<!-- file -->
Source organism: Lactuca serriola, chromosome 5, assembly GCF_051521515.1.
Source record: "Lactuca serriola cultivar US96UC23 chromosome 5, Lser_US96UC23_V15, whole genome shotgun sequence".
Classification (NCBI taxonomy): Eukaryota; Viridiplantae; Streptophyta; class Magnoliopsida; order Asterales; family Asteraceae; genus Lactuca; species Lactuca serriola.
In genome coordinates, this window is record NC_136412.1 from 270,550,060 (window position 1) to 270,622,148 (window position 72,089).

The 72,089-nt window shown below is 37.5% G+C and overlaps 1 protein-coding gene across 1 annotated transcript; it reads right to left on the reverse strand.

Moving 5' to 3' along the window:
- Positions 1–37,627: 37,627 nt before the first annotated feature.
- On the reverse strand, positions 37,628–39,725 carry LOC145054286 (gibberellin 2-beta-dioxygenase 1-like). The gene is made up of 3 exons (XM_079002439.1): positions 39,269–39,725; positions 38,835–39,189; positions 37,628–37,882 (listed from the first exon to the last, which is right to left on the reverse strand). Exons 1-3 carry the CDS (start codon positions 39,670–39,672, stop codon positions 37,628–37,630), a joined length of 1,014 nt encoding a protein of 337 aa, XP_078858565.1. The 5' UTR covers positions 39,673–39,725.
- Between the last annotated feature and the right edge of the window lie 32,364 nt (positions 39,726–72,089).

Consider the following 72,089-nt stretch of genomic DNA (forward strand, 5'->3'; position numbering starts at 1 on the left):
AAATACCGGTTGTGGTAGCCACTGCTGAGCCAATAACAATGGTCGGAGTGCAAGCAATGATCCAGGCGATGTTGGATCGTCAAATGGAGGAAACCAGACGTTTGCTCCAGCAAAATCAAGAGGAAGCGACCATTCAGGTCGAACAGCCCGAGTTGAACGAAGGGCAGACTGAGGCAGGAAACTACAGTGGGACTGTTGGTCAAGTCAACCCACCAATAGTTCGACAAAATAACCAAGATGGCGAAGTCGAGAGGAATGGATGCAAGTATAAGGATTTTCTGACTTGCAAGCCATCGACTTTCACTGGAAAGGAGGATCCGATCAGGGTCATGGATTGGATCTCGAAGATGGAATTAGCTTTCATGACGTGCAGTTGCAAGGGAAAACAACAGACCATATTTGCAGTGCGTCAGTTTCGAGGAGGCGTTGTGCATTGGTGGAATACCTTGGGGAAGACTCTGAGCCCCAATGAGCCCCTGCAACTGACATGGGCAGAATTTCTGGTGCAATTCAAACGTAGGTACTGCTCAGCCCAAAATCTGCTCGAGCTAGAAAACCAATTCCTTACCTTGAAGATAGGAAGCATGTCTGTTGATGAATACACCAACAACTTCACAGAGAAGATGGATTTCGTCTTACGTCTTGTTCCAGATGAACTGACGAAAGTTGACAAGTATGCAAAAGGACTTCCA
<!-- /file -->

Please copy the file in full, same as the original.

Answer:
Source organism: Lactuca serriola, chromosome 5, assembly GCF_051521515.1.
Source record: "Lactuca serriola cultivar US96UC23 chromosome 5, Lser_US96UC23_V15, whole genome shotgun sequence".
Classification (NCBI taxonomy): Eukaryota; Viridiplantae; Streptophyta; class Magnoliopsida; order Asterales; family Asteraceae; genus Lactuca; species Lactuca serriola.
In genome coordinates, this window is record NC_136412.1 from 270,550,060 (window position 1) to 270,622,148 (window position 72,089).

The 72,089-nt window shown below is 37.5% G+C and overlaps 1 protein-coding gene across 1 annotated transcript; it reads right to left on the reverse strand.

Moving 5' to 3' along the window:
- Positions 1–37,627: 37,627 nt before the first annotated feature.
- On the reverse strand, positions 37,628–39,725 carry LOC145054286 (gibberellin 2-beta-dioxygenase 1-like). The gene is made up of 3 exons (XM_079002439.1): positions 39,269–39,725; positions 38,835–39,189; positions 37,628–37,882 (listed from the first exon to the last, which is right to left on the reverse strand). Exons 1-3 carry the CDS (start codon positions 39,670–39,672, stop codon positions 37,628–37,630), a joined length of 1,014 nt encoding a protein of 337 aa, XP_078858565.1. The 5' UTR covers positions 39,673–39,725.
- Between the last annotated feature and the right edge of the window lie 32,364 nt (positions 39,726–72,089).

Consider the following 72,089-nt stretch of genomic DNA (forward strand, 5'->3'; position numbering starts at 1 on the left):
AAATACCGGTTGTGGTAGCCACTGCTGAGCCAATAACAATGGTCGGAGTGCAAGCAATGATCCAGGCGATGTTGGATCGTCAAATGGAGGAAACCAGACGTTTGCTCCAGCAAAATCAAGAGGAAGCGACCATTCAGGTCGAACAGCCCGAGTTGAACGAAGGGCAGACTGAGGCAGGAAACTACAGTGGGACTGTTGGTCAAGTCAACCCACCAATAGTTCGACAAAATAACCAAGATGGCGAAGTCGAGAGGAATGGATGCAAGTATAAGGATTTTCTGACTTGCAAGCCATCGACTTTCACTGGAAAGGAGGATCCGATCAGGGTCATGGATTGGATCTCGAAGATGGAATTAGCTTTCATGACGTGCAGTTGCAAGGGAAAACAACAGACCATATTTGCAGTGCGTCAGTTTCGAGGAGGCGTTGTGCATTGGTGGAATACCTTGGGGAAGACTCTGAGCCCCAATGAGCCCCTGCAACTGACATGGGCAGAATTTCTGGTGCAATTCAAACGTAGGTACTGCTCAGCCCAAAATCTGCTCGAGCTAGAAAACCAATTCCTTACCTTGAAGATAGGAAGCATGTCTGTTGATGAATACACCAACAACTTCACAGAGAAGATGGATTTCGTCTTACGTCTTGTTCCAGATGAACTGACGAAAGTTGACAAGTATGCAAAAGGACTTCCA